Day’s description of those early days is of a show that went through slow but steady improvement. It took them a while to get an offer from FX, and even then they had a low budget and only seven episodes. “Then they [FX] were like, ‘Okay, we’re gonna cancel the show unless you can get a big name attached,’ and Danny DeVito had seen the show and liked it, and then here we are,” Day said. Although “It’s Always Sunny in Philadelphia” season 1 is still a perfectly acceptable string of episodes, most fans can agree that the show didn’t truly get going until Frank Reynolds joined the gang.
The slow start is fitting, considering that “Curb Your Enthusiasm” also arguably took a little while to find its footing. Although the post-“Seinfeld” Larry David had a lot less trouble finding funding for his show, his first season relied a little too much on the “cringe” part of the show’s “cringe comedy” style, leading to episodes that are so agonizing to watch that you have to brace yourself beforehand. Episodes like “Affirmative Action,” where Larry takes forever to fulfil the simple task of refilling his wife’s prescription, or “Interior Decorator” where Larry spends what feels like twenty minutes arguing over a parking garage toll mix-up, feel more like stressful fever dreams than entertaining sitcom episodes.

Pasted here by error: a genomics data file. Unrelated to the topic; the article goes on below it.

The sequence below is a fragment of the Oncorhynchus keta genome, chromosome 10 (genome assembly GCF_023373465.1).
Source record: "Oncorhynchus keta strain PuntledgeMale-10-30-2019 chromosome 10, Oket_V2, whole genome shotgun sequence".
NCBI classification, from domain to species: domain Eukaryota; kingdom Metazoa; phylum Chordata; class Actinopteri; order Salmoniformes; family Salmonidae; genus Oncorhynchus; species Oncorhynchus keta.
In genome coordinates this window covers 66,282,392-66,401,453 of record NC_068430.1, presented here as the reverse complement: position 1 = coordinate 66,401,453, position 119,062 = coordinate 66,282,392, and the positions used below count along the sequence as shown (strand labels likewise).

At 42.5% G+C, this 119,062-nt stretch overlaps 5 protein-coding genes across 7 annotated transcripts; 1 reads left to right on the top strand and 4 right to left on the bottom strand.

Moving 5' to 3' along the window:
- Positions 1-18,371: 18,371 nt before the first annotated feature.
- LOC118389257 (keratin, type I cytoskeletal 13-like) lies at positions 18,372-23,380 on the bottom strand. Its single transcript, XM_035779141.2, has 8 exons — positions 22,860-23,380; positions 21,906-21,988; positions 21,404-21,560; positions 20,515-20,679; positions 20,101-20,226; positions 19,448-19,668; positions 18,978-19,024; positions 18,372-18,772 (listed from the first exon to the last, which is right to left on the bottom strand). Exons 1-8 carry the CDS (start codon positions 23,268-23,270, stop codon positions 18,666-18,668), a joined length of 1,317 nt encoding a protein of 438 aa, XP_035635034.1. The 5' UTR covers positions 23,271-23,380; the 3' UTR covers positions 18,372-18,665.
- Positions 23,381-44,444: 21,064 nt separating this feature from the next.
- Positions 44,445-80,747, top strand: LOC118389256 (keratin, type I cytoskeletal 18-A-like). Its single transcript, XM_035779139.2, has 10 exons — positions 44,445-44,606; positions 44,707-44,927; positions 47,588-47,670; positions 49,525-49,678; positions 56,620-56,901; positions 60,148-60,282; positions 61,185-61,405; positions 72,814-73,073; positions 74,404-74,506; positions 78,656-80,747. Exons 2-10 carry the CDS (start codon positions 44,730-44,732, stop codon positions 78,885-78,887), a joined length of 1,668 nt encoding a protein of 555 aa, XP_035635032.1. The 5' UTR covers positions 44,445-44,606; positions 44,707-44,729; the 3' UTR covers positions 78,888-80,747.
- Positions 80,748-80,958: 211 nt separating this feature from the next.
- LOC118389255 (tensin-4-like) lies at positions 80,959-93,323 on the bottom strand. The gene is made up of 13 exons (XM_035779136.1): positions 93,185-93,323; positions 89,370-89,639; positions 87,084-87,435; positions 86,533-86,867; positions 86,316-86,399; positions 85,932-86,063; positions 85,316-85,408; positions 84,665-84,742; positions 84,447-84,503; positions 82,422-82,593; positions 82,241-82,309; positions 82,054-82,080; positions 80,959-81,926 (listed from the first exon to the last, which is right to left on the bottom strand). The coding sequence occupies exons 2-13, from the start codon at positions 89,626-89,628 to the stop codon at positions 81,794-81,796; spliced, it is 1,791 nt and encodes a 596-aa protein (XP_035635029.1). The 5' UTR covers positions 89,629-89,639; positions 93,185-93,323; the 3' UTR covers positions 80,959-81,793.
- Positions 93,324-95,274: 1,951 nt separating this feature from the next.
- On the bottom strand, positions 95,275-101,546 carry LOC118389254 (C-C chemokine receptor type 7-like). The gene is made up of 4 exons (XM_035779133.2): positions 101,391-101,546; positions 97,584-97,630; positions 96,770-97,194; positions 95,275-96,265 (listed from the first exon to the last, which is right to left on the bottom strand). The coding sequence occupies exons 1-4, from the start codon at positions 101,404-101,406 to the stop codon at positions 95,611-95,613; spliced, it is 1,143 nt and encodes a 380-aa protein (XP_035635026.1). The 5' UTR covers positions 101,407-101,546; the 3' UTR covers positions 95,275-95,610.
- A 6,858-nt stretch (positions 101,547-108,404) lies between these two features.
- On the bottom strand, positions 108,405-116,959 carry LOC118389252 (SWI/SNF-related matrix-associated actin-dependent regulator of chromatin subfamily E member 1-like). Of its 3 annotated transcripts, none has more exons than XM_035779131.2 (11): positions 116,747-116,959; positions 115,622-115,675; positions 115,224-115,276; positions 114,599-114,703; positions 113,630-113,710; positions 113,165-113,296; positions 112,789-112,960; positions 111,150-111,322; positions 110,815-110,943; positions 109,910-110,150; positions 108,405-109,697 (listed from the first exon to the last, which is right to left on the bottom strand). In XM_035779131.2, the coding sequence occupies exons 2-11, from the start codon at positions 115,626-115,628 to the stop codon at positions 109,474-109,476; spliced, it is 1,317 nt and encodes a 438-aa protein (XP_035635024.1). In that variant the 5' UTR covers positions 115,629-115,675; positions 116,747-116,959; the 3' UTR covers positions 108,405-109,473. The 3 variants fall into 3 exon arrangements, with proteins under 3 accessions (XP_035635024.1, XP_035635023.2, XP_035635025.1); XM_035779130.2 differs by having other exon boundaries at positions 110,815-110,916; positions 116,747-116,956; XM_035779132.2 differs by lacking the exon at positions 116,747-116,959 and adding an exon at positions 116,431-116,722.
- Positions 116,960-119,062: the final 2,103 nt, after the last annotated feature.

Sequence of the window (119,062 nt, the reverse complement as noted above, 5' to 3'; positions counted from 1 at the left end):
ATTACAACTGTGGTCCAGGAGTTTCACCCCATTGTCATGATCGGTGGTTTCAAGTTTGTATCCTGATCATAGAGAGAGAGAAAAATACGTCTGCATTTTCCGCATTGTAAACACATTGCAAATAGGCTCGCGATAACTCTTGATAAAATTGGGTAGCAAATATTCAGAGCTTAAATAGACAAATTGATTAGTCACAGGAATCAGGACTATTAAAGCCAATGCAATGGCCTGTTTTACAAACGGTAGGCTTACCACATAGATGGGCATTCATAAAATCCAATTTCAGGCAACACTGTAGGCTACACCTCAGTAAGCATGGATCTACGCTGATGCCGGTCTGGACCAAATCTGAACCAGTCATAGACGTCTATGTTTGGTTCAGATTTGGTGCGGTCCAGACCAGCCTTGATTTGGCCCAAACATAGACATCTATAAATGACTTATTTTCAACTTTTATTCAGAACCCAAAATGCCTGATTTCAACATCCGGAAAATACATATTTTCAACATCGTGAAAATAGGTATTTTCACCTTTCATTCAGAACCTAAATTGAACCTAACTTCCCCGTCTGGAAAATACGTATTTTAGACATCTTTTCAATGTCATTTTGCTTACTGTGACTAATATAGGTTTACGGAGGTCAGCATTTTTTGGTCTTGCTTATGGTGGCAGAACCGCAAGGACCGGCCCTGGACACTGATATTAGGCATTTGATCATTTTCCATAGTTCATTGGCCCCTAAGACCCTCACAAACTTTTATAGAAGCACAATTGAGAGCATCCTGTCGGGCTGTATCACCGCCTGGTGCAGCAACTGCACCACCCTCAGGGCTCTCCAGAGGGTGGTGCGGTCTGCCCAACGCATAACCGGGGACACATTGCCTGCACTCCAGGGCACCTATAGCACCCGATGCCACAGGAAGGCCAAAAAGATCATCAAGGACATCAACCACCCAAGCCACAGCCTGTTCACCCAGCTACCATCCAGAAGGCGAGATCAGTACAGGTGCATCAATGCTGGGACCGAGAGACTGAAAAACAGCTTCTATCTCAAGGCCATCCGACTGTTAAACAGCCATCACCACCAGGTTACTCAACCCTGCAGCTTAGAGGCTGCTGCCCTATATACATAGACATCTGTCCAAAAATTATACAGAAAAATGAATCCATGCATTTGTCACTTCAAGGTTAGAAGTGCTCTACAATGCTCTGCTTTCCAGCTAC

“Curb” got better and better as it gradually threw more wackiness into the mix, then it became the best comedy on TV in season 6 when it finally introduced J.B. Smoove’s character, Leon. Likewise, “Always Sunny” got better the more it embraced the characters’ more insane qualities. Dennis, Dee, Mac, Charlie and Frank are all far sadder and more depraved today than they were when we first met them, and most fans would agree that’s probably for the best.